After the Petaluma Police Officer's Association heard that the American flag atop Dairymen's Feed Supply had been stolen again — this time cut along the seams — and that Dairymen's president Arnie Riebli had decided to no longer fly the symbol the department's men and women have come to appreciate since it was first raised after the Sept. 11 attacks 11 years ago, they decided to act.

"I remember being a cop here when 9/11 happened," said Police Officer Association President Paul Gilman. "I saw a lot of flags start to fly around town, but Dairymen's was one of the only ones that stayed up long after the attacks were over. We like seeing that flag flying and it's a shame that because of criminals, Mr. Riebli was thinking about taking it down."

According to Dairymen's head of maintenance John Brito, who has worked for the grain co-op for nine years, last week's theft marks the tenth time the iconic Petaluma flag has been stolen since he has been employed with the company. This time, Brito said he had just hung a brand new flag the day before on the city's tallest structure that was built in 1937 and is located off East Washington and Lakeville Streets.

"The flag was one day old," Brito said. "I came in the next day to find it stolen again and it just made me and everyone here really upset. We want to be able to fly our flag without it being vandalized."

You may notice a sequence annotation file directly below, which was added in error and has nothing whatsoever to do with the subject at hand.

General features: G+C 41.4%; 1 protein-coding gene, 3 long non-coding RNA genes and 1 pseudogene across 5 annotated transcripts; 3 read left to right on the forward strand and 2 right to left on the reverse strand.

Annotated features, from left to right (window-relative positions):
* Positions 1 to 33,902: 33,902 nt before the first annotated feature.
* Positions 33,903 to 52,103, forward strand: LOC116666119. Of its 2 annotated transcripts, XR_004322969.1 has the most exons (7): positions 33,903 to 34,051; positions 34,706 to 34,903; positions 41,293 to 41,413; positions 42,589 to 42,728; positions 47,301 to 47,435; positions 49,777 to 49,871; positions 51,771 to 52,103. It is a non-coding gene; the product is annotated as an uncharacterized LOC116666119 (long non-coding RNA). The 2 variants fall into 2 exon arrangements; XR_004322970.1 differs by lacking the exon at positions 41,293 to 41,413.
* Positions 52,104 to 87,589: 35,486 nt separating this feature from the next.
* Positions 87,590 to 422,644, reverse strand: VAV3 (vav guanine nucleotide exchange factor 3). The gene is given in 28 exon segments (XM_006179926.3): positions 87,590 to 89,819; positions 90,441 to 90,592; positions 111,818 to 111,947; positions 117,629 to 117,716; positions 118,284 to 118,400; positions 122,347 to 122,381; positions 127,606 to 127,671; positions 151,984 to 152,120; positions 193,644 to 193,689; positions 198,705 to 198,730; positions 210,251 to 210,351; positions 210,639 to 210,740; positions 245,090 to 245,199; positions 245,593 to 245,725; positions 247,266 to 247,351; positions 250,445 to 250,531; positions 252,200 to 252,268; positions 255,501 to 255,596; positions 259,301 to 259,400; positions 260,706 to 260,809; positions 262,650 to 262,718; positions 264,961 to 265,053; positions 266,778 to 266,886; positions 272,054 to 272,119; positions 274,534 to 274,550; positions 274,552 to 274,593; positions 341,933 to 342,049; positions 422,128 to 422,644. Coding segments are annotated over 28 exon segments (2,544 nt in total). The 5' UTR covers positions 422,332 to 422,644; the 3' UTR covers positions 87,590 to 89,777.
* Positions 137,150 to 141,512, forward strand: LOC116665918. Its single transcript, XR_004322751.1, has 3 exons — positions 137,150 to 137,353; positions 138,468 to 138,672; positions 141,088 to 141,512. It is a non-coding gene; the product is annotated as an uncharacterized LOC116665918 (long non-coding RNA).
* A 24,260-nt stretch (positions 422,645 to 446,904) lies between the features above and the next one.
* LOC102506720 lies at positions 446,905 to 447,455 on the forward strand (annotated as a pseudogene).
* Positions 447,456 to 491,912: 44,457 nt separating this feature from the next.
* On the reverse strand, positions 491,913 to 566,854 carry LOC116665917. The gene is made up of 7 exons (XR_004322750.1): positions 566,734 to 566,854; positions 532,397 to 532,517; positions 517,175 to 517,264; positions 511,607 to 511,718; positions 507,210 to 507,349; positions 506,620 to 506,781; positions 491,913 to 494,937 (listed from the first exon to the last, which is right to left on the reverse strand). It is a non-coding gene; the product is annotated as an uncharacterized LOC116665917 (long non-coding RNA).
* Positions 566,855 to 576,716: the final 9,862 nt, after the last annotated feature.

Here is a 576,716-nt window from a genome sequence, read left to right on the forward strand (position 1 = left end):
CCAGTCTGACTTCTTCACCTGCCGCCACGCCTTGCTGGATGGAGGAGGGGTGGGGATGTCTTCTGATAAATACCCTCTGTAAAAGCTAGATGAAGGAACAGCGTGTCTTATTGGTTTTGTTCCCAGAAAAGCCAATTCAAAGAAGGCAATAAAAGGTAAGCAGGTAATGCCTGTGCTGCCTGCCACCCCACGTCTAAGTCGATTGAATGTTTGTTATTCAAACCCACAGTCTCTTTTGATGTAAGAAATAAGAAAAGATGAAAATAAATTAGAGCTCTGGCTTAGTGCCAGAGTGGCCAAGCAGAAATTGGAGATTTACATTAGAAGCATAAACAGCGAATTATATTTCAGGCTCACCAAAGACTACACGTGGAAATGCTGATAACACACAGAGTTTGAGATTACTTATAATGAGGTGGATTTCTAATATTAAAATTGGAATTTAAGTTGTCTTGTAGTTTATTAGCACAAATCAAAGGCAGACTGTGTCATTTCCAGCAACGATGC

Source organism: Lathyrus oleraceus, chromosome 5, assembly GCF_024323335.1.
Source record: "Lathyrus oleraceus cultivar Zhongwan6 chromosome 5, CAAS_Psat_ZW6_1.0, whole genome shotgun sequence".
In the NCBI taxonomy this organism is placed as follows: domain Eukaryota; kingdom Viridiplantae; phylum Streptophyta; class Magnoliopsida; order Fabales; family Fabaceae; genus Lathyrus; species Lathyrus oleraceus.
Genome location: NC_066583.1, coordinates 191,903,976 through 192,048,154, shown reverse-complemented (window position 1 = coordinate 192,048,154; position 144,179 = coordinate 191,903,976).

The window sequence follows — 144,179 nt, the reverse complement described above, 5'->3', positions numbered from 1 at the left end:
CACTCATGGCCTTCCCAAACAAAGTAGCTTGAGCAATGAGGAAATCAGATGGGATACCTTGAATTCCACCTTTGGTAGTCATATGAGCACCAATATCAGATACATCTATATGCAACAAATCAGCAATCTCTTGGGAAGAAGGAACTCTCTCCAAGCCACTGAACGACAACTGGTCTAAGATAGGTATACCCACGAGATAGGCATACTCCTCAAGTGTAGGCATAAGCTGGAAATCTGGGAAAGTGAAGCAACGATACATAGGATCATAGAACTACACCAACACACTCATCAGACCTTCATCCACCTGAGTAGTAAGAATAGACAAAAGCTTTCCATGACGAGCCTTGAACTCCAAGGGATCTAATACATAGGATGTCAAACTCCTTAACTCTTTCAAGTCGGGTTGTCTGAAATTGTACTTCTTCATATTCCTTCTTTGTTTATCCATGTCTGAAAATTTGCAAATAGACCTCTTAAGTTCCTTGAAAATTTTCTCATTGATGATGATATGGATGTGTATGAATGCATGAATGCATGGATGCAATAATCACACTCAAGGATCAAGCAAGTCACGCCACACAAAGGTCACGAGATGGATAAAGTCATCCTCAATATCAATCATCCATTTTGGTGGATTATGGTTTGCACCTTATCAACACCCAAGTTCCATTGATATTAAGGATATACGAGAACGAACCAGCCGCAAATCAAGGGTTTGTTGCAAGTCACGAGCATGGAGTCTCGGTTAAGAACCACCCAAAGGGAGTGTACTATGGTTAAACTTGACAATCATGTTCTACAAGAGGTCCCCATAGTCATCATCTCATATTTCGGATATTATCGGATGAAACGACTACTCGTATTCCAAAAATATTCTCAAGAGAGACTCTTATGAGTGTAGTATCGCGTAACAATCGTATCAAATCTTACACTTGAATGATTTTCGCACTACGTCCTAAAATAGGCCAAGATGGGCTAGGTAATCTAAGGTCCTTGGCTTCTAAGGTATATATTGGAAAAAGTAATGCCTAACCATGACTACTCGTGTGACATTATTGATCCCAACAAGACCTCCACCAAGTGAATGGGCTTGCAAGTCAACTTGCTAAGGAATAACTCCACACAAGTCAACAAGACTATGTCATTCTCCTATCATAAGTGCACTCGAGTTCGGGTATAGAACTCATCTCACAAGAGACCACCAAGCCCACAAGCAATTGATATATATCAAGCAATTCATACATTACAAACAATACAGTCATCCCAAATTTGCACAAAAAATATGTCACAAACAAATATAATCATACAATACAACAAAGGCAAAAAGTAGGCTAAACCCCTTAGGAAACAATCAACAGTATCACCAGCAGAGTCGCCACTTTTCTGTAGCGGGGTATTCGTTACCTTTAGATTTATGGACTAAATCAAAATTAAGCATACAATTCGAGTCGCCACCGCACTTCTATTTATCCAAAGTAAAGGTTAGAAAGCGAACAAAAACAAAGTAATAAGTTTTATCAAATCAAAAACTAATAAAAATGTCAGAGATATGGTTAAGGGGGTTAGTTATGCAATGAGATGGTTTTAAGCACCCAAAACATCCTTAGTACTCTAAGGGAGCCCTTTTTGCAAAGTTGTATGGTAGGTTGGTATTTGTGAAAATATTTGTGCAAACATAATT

Because of the constant thefts and vandalism occurring at the top of the 108-foot-high building, Riebli consulted his insurance company and decided that the threat of someone falling to their death while trying to steal the flag was too big of a risk for the company to assume.

After Dairymen's recent decision to remove the flag permanently, right before the anniversary of the Sept. 11 attacks, Petaluma officers decided to step in. The POA purchased a new $400 flag and helped hoist it in a ceremony held Tuesday morning.

"I hate that Mr. Riebli contemplated not flying the flag because this keeps happening," said Gilman. "There wasn't much for us to think about. We just had to get it done."

Brito said that Dairymen's is thrilled for the support from local officers, but regrets that the company will take it down for good after this weekend.

"I don't like having to buy a new one every few months," said Brito. "We'll put it up at half mast for the Sept. 11 attacks, and I will keep it up through the weekend. But after that, it will come down indefinitely."

(Contact Janelle Wetzstein at